When this examination is finished, he determines that only the family of king Śuddhodana, residing in Kapilavastu in Madhyadeśa, is capable of conceiving the Bodhisattva. Having thought thus, he descends from Tuṣita heaven and enters the womb of his mother (mātṛ-kukṣi) without loss of his full-mindedness.

Mahayana book cover
context information

Mahayana (महायान, mahāyāna) is a major branch of Buddhism focusing on the path of a Bodhisattva (spiritual aspirants/ enlightened beings). Extant literature is vast and primarely composed in the Sanskrit language. There are many sūtras of which some of the earliest are the various Prajñāpāramitā sūtras.

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Languages of India and abroad

Pali-English dictionary

[«previous (V) next»] — Vilokana in Pali glossary
Source: BuddhaSasana: Concise Pali-English Dictionary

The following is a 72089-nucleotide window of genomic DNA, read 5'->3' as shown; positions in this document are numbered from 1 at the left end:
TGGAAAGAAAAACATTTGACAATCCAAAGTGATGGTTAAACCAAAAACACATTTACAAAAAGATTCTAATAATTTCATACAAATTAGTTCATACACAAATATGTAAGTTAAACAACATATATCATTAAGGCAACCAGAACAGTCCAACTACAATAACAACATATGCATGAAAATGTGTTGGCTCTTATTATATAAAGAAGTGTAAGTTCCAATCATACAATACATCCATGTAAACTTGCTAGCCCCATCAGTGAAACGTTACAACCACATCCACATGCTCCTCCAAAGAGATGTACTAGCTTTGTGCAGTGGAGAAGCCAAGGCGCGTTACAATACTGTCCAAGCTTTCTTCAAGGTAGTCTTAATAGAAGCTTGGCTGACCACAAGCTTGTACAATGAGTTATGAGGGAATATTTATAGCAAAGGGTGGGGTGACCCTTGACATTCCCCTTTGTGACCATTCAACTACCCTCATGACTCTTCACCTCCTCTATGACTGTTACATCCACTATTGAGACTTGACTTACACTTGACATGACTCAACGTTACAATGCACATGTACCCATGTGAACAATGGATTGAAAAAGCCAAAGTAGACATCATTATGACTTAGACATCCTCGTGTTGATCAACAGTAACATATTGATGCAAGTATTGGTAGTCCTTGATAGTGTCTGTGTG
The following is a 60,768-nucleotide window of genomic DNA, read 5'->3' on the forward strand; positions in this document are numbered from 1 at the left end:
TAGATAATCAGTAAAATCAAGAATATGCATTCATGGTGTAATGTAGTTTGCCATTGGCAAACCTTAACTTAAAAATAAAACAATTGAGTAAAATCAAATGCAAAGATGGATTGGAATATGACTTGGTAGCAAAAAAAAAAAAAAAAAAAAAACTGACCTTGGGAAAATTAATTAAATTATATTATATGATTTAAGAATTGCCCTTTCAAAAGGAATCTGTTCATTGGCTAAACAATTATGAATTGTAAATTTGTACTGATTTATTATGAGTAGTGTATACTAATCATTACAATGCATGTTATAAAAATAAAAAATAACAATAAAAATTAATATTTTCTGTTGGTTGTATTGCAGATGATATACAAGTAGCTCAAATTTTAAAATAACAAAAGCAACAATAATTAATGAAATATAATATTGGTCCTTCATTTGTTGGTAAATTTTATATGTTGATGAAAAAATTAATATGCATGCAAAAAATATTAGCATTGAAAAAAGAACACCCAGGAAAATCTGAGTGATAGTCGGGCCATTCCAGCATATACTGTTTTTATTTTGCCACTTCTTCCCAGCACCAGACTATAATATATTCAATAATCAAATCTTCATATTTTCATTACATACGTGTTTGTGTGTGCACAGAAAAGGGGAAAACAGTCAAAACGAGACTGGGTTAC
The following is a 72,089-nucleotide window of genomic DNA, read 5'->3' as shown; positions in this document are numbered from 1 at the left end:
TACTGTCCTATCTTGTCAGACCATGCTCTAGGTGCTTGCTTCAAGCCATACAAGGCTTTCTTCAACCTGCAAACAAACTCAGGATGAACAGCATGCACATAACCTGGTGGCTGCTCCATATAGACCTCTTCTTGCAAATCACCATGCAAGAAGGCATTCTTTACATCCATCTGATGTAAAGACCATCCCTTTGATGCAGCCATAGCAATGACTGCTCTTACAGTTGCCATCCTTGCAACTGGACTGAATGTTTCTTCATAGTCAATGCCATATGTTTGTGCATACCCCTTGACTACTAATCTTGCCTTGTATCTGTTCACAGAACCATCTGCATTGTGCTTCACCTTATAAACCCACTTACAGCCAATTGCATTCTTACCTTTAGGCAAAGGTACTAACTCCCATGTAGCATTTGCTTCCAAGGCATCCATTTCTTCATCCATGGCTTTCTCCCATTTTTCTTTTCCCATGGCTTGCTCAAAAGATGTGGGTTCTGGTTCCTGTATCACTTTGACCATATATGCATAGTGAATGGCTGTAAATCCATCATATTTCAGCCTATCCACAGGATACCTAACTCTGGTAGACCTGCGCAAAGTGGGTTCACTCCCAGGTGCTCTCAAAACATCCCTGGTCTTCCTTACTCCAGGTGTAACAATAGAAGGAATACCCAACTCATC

vilokana : (nt.) looking at; investigation.

Source: Sutta: The Pali Text Society's Pali-English Dictionary

Vilokana, (nt.) (vi+lok (loc=roc), see loka & rocati) looking, reflection, investigation, prognostication; usually as 5 objects of reflection as to when & where & how one shall be reborn (pañca-mahā-°āni), consisting in kāla, desa, dīpa, kula, mātā (the latter as janetti-āyu i.e. mother and her time of delivery at J. I, 48) or time (right or wrong), continent, sky (orientation), family (or clan) and one’s (future) mother: J. I, 48, 49; DhA. I, 84; as 8 at Miln. 193, viz. kāla, dīpa, desa, kula, janetti, āyu, māsa, nekkhamma (i.e. the 5+period of gestation, month of his birthday, and his renunciation). Without special meaning at DA. I, 194 (ālokana+). Cp. volokana. (Page 636)